Speaking in London at the Institute of Economic Development annual conference, Heseltine warned that some of the public-private local enterprise partnerships bidding to the competitive fund would be unsuccessful.
In some cases, he said, this would simply be because the quality of bid was too low, and not necessarily because of unpromising economic circumstances.
But a few others would fail because "there is not the underlying strength in the local economy on which to build such bids," and there was not much that the bidding team could have done to change the outcome, given the priorities of the fund.
In such cases, he said, the government should consider whether spending from major capital programmes such as health, education and defence could be focused on creating "jewels in the crown of bombed-out economies".
For example, he said, the siting of a new regional hospital could be influenced by the need to revive a deprived area.
Once the site was chosen, he said, local leaders would be able to attract relevant investors such as pharmaceutical companies, medical equipment suppliers or universities to set up next door.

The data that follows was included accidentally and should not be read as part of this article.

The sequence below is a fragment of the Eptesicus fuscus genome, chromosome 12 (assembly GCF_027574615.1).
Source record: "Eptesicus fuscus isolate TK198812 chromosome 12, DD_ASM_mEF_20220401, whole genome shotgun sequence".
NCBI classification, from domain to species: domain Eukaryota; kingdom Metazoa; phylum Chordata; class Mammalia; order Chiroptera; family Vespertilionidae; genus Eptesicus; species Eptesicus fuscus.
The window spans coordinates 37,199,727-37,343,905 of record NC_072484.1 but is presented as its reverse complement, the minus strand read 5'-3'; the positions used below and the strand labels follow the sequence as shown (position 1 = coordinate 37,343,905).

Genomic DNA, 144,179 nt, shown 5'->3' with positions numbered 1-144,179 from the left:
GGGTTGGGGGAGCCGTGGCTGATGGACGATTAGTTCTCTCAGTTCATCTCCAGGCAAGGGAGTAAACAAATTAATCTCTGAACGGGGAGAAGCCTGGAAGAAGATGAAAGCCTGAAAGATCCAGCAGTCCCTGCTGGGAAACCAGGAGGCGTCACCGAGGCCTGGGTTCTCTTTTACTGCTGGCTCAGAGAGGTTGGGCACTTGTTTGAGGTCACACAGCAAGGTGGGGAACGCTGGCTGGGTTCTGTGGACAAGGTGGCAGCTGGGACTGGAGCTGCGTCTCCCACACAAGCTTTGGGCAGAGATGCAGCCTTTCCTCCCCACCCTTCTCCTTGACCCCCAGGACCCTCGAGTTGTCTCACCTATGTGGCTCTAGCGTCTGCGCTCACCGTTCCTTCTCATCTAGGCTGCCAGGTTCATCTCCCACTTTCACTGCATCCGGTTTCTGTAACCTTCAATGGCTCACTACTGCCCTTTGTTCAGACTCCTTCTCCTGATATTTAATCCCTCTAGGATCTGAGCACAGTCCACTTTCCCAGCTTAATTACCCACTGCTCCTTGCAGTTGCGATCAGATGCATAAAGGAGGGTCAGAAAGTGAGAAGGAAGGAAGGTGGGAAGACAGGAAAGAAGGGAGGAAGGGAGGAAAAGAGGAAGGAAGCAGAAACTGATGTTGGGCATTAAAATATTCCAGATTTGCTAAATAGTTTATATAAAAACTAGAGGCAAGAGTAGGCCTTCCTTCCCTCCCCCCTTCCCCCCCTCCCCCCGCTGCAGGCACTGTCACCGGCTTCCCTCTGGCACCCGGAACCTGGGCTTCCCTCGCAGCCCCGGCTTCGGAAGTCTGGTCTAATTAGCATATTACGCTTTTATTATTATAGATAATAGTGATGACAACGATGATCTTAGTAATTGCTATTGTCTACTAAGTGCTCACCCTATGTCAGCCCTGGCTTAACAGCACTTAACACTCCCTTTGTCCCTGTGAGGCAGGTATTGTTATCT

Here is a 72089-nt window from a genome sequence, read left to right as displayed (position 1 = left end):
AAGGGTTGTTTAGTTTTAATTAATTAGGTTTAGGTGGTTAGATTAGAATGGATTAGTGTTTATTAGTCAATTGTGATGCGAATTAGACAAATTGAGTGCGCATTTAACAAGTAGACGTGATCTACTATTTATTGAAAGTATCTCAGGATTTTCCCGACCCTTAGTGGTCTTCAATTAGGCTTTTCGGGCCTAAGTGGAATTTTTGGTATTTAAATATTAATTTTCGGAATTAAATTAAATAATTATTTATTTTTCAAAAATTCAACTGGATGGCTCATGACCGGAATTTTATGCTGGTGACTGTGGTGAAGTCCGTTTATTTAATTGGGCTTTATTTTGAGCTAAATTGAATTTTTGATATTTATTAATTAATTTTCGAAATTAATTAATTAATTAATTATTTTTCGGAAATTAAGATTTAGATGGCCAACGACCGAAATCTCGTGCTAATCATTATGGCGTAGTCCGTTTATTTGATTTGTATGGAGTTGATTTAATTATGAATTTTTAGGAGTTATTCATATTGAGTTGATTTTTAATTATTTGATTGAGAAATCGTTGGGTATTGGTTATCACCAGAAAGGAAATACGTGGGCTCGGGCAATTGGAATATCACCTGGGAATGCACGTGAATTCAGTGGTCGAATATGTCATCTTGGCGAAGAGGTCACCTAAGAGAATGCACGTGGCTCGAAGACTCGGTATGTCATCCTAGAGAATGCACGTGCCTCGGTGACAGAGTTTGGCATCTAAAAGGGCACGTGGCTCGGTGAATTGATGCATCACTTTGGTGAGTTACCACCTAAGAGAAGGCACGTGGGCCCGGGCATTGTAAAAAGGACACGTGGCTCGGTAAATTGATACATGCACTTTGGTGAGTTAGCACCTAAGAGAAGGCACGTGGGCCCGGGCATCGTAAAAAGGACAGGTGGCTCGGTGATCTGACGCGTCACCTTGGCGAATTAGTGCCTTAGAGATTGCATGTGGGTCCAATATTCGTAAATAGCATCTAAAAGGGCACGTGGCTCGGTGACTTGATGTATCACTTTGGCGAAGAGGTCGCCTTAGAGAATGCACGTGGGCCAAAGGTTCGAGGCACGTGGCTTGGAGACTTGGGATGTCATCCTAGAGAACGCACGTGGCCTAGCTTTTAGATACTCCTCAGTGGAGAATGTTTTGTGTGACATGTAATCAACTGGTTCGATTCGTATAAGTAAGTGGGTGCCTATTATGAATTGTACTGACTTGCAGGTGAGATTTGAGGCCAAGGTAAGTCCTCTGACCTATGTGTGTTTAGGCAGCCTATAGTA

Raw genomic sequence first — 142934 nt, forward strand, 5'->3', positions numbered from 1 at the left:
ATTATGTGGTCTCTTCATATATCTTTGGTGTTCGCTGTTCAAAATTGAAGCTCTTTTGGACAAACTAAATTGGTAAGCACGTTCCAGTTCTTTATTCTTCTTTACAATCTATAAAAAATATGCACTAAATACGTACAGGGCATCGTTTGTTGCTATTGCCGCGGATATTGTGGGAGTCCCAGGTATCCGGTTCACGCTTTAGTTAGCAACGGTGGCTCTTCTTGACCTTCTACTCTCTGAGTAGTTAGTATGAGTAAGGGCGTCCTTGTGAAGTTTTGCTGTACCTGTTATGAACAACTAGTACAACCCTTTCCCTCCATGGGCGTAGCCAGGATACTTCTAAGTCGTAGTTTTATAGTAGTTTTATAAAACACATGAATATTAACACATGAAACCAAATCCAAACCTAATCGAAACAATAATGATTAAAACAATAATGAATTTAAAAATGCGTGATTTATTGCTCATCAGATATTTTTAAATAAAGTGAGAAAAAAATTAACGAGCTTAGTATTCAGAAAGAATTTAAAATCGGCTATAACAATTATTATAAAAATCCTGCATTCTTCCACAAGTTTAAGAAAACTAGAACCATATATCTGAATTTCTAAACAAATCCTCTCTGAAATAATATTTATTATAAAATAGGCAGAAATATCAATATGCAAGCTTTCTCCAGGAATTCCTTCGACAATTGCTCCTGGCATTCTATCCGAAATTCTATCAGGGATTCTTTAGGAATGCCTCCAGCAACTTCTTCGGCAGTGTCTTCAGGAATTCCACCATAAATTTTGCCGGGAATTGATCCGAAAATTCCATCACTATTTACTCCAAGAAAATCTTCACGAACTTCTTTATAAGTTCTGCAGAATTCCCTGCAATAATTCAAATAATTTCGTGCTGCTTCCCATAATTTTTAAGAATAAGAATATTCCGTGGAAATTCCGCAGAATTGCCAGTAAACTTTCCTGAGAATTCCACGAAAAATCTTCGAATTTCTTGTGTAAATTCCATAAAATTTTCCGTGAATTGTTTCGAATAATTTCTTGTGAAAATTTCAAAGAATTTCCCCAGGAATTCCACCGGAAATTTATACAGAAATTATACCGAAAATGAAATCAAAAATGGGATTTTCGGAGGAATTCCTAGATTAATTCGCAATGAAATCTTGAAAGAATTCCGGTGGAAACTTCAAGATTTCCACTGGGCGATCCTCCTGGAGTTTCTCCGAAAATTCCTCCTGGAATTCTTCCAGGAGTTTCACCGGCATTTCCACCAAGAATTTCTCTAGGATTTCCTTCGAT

However, he added that he would not advocate making such decisions purely on the grounds of deprivation. "You would need to be aware of other factors," he said.
Earlier, IED chair Keith Burge had urged delegates to take more risks.
"I have been wondering whether economic development all too often goes for the safe option," he said.
"Maybe we should try to be more innovative. Those are the attitudes that will be required to achieve the shift we need in some of our cities".
He also announced that the IED was working up plans "with various bodies" for a commission to explore the future for "second tier" cities such as Blackpool and Sunderland.
"They are often written off, but some research says that they are the places where growth will come from," he said.
The headline sponsor of the conference is Turley Associates. Warwick Economics and Development, YTKO Group and Nathaniel Lichfield & Partners were event sponsors.